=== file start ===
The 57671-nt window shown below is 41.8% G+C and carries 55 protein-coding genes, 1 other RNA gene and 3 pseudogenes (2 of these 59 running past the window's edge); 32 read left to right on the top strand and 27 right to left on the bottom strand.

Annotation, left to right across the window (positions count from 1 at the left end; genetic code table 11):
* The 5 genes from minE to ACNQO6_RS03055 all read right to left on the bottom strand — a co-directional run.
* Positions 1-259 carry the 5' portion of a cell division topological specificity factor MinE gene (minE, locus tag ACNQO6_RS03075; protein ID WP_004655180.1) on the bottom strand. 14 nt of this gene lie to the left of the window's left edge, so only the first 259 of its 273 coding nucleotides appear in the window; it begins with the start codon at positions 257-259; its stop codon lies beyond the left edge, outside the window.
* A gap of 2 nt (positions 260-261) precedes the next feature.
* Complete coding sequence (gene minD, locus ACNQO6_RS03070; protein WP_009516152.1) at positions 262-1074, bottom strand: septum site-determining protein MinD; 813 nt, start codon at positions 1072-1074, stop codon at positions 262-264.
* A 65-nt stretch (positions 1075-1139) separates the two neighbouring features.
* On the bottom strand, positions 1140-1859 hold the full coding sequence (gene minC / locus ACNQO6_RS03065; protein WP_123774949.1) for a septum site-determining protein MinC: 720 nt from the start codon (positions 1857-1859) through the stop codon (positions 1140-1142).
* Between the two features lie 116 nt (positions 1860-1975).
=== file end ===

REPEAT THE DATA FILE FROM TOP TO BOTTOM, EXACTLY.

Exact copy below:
The 57671-nt window shown below is 41.8% G+C and carries 55 protein-coding genes, 1 other RNA gene and 3 pseudogenes (2 of these 59 running past the window's edge); 32 read left to right on the top strand and 27 right to left on the bottom strand.

Annotation, left to right across the window (positions count from 1 at the left end; genetic code table 11):
* The 5 genes from minE to ACNQO6_RS03055 all read right to left on the bottom strand — a co-directional run.
* Positions 1-259 carry the 5' portion of a cell division topological specificity factor MinE gene (minE, locus tag ACNQO6_RS03075; protein ID WP_004655180.1) on the bottom strand. 14 nt of this gene lie to the left of the window's left edge, so only the first 259 of its 273 coding nucleotides appear in the window; it begins with the start codon at positions 257-259; its stop codon lies beyond the left edge, outside the window.
* A gap of 2 nt (positions 260-261) precedes the next feature.
* Complete coding sequence (gene minD, locus ACNQO6_RS03070; protein WP_009516152.1) at positions 262-1074, bottom strand: septum site-determining protein MinD; 813 nt, start codon at positions 1072-1074, stop codon at positions 262-264.
* A 65-nt stretch (positions 1075-1139) separates the two neighbouring features.
* On the bottom strand, positions 1140-1859 hold the full coding sequence (gene minC / locus ACNQO6_RS03065; protein WP_123774949.1) for a septum site-determining protein MinC: 720 nt from the start codon (positions 1857-1859) through the stop codon (positions 1140-1142).
* Between the two features lie 116 nt (positions 1860-1975).